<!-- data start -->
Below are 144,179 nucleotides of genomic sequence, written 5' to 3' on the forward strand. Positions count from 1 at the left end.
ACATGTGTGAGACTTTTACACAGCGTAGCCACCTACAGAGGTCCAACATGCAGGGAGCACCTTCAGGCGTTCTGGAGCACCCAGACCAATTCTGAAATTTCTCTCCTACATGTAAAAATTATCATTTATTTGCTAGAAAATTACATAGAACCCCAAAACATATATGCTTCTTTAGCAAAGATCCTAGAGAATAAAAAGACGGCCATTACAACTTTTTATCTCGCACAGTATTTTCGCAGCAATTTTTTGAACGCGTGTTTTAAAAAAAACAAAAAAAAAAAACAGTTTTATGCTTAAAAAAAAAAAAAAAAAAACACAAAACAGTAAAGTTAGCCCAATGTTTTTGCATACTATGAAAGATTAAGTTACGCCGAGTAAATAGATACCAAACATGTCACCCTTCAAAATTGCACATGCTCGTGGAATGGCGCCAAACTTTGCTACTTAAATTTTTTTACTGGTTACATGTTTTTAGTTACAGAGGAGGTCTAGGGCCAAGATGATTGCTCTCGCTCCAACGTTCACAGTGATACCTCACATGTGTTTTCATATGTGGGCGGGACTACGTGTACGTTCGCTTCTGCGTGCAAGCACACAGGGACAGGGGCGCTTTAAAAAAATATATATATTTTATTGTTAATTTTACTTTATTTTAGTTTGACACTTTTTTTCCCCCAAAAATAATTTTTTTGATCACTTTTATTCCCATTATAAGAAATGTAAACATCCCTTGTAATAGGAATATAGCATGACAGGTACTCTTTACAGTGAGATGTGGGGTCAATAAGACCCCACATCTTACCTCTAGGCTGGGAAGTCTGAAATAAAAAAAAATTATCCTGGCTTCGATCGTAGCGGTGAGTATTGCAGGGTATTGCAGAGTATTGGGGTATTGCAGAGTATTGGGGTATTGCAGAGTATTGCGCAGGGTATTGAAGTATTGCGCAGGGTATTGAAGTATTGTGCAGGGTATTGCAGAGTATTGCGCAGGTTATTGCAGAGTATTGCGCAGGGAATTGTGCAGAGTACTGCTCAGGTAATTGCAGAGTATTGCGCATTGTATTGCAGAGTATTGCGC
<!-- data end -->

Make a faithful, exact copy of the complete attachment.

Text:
Below are 144,179 nucleotides of genomic sequence, written 5' to 3' on the forward strand. Positions count from 1 at the left end.
ACATGTGTGAGACTTTTACACAGCGTAGCCACCTACAGAGGTCCAACATGCAGGGAGCACCTTCAGGCGTTCTGGAGCACCCAGACCAATTCTGAAATTTCTCTCCTACATGTAAAAATTATCATTTATTTGCTAGAAAATTACATAGAACCCCAAAACATATATGCTTCTTTAGCAAAGATCCTAGAGAATAAAAAGACGGCCATTACAACTTTTTATCTCGCACAGTATTTTCGCAGCAATTTTTTGAACGCGTGTTTTAAAAAAAACAAAAAAAAAAAACAGTTTTATGCTTAAAAAAAAAAAAAAAAAAACACAAAACAGTAAAGTTAGCCCAATGTTTTTGCATACTATGAAAGATTAAGTTACGCCGAGTAAATAGATACCAAACATGTCACCCTTCAAAATTGCACATGCTCGTGGAATGGCGCCAAACTTTGCTACTTAAATTTTTTTACTGGTTACATGTTTTTAGTTACAGAGGAGGTCTAGGGCCAAGATGATTGCTCTCGCTCCAACGTTCACAGTGATACCTCACATGTGTTTTCATATGTGGGCGGGACTACGTGTACGTTCGCTTCTGCGTGCAAGCACACAGGGACAGGGGCGCTTTAAAAAAATATATATATTTTATTGTTAATTTTACTTTATTTTAGTTTGACACTTTTTTTCCCCCAAAAATAATTTTTTTGATCACTTTTATTCCCATTATAAGAAATGTAAACATCCCTTGTAATAGGAATATAGCATGACAGGTACTCTTTACAGTGAGATGTGGGGTCAATAAGACCCCACATCTTACCTCTAGGCTGGGAAGTCTGAAATAAAAAAAAATTATCCTGGCTTCGATCGTAGCGGTGAGTATTGCAGGGTATTGCAGAGTATTGGGGTATTGCAGAGTATTGGGGTATTGCAGAGTATTGCGCAGGGTATTGAAGTATTGCGCAGGGTATTGAAGTATTGTGCAGGGTATTGCAGAGTATTGCGCAGGTTATTGCAGAGTATTGCGCAGGGAATTGTGCAGAGTACTGCTCAGGTAATTGCAGAGTATTGCGCATTGTATTGCAGAGTATTGCGC